In Demand will continue to distribute its multi-camera National Association for Stock Car Racing pay-per-view package through 2006 as part of an agreement reached last week with NASCAR Digital Entertainment.
The content purveyor will continue to distribute the seven-channel “NASCAR In Car” digital sports package exclusively to cable through 2006, said In Demand president Rob Jacobson. He would not disclose how many subscribers have actually purchased the product, but said In Demand has carriage deals with every MSO.
“The package has been successful in giving NASCAR loyalists what they want,” Jacobson said. “From a qualitative and transactional standpoint, it’s been successful. Like any product, you wish you could sell more of it, but it’s performed in accordance to what we anticipated.”
With the extension now completed, Jacobson said In Demand will focus on extending the appeal of NASCAR In Car beyond stock-car racing fans. To support next year’s sales push, Jacobson said the company in January will drop the flag on a major marketing campaign.
“In Demand’s commitment to NASCAR has helped us create a best-of-class television experience, increase access for our fans, and innovate for the benefit of our entire industry,” said NDE managing director of broadcasting and new media and NASCAR In Car executive producer Jeffrey Pollack. “We have a terrific partnership, and extending our agreement makes good sense.”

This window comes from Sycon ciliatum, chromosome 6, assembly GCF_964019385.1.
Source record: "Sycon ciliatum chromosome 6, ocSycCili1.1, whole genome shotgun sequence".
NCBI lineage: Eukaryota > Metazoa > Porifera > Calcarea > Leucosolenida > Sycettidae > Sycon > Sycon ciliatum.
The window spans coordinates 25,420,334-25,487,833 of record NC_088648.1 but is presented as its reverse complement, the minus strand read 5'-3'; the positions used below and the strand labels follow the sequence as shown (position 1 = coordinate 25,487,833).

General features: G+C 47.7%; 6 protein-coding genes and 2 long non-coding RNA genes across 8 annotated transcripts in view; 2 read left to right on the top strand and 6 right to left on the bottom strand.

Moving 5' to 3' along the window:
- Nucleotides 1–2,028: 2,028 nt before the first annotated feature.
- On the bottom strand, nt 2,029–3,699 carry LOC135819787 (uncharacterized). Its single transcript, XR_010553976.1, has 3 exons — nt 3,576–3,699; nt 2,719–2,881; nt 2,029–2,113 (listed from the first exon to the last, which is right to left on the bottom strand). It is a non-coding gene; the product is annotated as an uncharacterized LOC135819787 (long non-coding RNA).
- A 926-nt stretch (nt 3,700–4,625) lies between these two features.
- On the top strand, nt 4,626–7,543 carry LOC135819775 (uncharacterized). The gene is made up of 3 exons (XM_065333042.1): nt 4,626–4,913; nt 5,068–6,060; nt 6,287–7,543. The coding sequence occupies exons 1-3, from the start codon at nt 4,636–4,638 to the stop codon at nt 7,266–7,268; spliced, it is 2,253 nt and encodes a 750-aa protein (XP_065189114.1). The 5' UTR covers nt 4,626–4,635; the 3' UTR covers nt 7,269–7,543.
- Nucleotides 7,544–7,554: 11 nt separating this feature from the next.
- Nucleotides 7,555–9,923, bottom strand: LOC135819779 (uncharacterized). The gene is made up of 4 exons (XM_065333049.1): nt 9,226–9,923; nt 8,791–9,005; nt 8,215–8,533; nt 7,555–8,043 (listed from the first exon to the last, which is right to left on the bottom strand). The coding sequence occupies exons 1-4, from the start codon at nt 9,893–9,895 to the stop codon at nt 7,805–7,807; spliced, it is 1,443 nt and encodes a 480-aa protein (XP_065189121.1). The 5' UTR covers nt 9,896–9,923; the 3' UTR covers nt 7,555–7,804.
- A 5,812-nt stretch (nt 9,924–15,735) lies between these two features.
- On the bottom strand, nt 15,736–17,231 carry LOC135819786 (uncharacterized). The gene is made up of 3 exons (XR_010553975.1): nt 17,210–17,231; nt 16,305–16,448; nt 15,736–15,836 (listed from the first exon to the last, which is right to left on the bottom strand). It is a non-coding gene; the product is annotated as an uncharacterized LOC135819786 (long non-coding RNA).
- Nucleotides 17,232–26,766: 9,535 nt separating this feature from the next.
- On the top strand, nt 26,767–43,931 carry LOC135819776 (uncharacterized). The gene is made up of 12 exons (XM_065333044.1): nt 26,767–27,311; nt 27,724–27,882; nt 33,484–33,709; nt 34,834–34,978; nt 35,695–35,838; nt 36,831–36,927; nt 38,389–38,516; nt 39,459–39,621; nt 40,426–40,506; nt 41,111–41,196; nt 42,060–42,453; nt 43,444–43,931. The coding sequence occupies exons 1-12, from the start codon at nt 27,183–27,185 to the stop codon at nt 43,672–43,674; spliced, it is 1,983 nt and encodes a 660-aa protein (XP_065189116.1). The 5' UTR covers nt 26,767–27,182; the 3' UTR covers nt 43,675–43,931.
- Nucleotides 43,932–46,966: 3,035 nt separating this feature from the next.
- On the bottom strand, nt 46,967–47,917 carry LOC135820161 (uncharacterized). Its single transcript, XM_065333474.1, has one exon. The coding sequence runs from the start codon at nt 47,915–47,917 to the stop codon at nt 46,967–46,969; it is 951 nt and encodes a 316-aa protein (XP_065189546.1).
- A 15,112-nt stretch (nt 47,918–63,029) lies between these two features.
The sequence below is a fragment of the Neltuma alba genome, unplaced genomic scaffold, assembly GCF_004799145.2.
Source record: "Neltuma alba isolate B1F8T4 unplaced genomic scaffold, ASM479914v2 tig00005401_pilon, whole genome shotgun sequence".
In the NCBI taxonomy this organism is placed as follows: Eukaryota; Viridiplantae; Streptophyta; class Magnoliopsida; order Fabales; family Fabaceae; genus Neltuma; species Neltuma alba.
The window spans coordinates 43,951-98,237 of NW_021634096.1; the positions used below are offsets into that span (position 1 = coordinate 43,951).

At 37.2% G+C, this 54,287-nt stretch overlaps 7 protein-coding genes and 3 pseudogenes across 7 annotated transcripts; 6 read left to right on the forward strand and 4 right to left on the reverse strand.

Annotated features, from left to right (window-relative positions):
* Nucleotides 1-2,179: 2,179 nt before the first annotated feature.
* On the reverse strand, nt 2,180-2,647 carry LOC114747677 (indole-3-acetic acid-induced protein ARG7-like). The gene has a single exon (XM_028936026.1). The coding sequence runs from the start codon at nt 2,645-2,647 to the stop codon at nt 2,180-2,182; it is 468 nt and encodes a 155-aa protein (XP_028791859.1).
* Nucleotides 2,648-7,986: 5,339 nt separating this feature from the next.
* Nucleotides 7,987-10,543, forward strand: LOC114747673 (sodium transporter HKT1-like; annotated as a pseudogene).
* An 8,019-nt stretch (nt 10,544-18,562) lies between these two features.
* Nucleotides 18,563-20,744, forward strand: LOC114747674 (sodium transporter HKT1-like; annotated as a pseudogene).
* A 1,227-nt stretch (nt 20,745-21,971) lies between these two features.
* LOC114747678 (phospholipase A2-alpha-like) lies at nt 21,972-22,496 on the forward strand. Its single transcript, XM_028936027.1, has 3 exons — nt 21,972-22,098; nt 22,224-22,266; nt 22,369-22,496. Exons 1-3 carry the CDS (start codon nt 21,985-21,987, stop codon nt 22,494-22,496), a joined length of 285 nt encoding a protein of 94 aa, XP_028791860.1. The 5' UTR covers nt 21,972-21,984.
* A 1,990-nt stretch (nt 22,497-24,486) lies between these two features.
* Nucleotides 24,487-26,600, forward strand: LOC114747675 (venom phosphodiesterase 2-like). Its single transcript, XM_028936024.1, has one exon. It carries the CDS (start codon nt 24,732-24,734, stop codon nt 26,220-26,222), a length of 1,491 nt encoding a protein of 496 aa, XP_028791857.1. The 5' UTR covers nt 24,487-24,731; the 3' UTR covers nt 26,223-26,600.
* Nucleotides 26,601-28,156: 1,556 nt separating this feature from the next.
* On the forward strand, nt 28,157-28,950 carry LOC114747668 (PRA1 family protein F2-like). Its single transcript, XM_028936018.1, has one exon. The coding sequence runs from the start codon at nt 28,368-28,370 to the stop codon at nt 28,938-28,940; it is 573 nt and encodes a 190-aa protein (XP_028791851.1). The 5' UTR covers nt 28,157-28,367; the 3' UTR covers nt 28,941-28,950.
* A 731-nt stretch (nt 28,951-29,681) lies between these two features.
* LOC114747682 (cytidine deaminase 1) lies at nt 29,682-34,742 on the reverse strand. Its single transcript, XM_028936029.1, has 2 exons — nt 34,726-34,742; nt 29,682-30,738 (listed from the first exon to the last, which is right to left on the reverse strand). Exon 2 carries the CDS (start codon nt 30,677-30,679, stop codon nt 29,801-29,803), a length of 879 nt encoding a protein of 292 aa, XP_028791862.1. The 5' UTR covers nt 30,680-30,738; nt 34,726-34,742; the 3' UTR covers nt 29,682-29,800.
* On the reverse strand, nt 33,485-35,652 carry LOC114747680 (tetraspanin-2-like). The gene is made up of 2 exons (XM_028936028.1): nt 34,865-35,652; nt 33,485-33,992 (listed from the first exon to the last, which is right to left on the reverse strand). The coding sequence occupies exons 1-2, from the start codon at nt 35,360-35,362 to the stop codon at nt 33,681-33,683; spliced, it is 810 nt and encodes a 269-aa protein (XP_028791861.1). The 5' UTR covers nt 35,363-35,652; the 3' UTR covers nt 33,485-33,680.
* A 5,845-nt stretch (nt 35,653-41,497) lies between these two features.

The pact expires in 2006, concurrent with NASCAR’s TV-rights deals with NBC and TNT. (The Fox/FX deals with NASCAR carry through 2008, but the racing group has the option to open the contract after the 2006 season. Negotiations are expected to begin next year, with ESPN expressing interest in a NASCAR return.)
Jacobson said he’s confident NASCAR will continue to offer the digital PPV package, even when it reaches new agreements with other networks.
“For NASCAR, [the package] offers valuable brand extension and provides a way to tap into their most loyal fans,” Jacobson said. “From NASCAR’s perspective, I would hope they would want to continue to have this package.”
Pollock also was bullish about the package’s future. “This deal goes through 2006, but we’re committed to the long term,” he said. “We expect this program to become more sophisticated as the years roll by.”